Facilitated Diffusion: Passive Transport Aided by Proteins

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Two types of transport proteins that carry out facilitated diffusion. In both cases, the protein can transport the solute in either direction, but the net movement is down the concentration gradient of the solute.

Source: Urry, Lisa A.. Campbell Biology (p. 135). Pearson Education. Kindle Edition.

Facilitated Diffusion: Passive Transport Aided by Proteins (Campbell Biology)

Let’s look more closely at how water and certain hydrophilic solutes cross a membrane. Many polar molecules and ions impeded by the lipid bilayer of the membrane diffuse passively with the help of transport proteins that span the membrane. This phenomenon is called facilitated diffusion. Cell biologists are still trying to learn exactly how various transport proteins facilitate diffusion. Most transport proteins are very specific: They transport some substances but not others.

The two types of transport proteins are channel proteins and carrier proteins. Channel proteins simply provide corridors that allow specific molecules or ions to cross the membrane. The hydrophilic passageways provided by these proteins can allow water molecules or small ions to diffuse very quickly from one side of the membrane to the other. Aquaporins, the water channel proteins, facilitate the massive levels of diffusion of water (osmosis) that occur in plant cells and in animal cells such as red blood cells. Certain kidney cells also have a high number of aquaporins, allowing them to reclaim water from urine before it is excreted. If the kidneys did not perform this function, you would excrete about 180 L of urine per day—and have to drink an equal volume of water!

Channel proteins that transport ions are called ion channels. Many ion channels function as gated channels, which open or close in response to a stimulus. For some gated channels, the stimulus is electrical. In a nerve cell, for example, an ion channel opens in response to an electrical stimulus, allowing a stream of potassium ions to leave the cell. (See the potassium ion channel at the beginning of this chapter.) This restores the cell’s ability to fire again. Other gated channels open or close when a specific substance other than the one to be transported binds to the channel. These gated channels are also important in the functioning of the nervous system.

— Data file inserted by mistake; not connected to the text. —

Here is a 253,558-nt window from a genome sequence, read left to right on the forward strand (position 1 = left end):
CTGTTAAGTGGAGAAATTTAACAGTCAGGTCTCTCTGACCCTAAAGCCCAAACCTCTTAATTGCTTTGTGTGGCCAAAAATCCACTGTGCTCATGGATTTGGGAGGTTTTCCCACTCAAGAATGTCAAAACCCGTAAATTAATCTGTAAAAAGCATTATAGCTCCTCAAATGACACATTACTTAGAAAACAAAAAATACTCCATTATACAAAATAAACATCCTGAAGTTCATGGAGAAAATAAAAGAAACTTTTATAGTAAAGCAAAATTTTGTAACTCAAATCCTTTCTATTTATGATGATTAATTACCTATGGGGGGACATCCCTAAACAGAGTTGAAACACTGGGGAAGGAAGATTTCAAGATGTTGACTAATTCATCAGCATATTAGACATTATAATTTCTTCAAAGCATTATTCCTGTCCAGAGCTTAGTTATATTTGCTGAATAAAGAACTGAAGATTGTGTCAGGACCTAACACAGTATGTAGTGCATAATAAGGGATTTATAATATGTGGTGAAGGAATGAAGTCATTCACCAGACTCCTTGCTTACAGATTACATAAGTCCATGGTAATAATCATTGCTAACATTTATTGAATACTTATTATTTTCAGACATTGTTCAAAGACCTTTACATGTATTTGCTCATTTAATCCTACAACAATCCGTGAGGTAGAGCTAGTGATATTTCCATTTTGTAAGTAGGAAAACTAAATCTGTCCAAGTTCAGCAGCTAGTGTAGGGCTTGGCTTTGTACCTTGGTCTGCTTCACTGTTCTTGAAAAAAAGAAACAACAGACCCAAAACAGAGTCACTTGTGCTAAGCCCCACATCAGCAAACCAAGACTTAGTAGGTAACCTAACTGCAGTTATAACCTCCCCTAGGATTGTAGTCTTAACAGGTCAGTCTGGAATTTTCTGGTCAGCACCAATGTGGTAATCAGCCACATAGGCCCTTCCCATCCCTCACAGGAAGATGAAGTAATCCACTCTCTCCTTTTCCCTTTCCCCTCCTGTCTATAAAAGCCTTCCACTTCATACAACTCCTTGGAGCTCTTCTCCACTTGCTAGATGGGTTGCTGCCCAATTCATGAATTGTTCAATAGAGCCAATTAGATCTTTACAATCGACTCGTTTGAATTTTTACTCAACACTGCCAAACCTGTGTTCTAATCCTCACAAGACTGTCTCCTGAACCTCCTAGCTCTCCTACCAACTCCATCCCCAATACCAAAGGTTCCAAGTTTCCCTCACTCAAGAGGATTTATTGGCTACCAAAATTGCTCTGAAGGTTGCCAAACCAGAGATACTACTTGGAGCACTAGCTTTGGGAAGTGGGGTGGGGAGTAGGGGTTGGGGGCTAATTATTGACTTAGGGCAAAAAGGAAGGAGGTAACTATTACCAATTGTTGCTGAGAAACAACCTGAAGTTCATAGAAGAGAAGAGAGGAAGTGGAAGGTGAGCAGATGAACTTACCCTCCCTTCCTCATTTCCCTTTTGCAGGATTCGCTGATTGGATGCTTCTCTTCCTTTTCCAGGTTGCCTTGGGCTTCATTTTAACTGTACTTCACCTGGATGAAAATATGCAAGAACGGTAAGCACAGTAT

Carrier proteins, such as the glucose transporter mentioned earlier, seem to undergo a subtle change in shape that somehow translocates the solute-binding site across the membrane. Such a change in shape may be triggered by the binding and release of the transported molecule. Like ion channels, carrier proteins involved in facilitated diffusion result in the net movement of a substance down its concentration gradient. No energy input is thus required: This is passive transport.

Source:

Urry, Lisa A.. Campbell Biology. Pearson Education. Kindle Edition. https://www.pearson.com/us/higher-education/series/Campbell-Biology-Series/2244849.html

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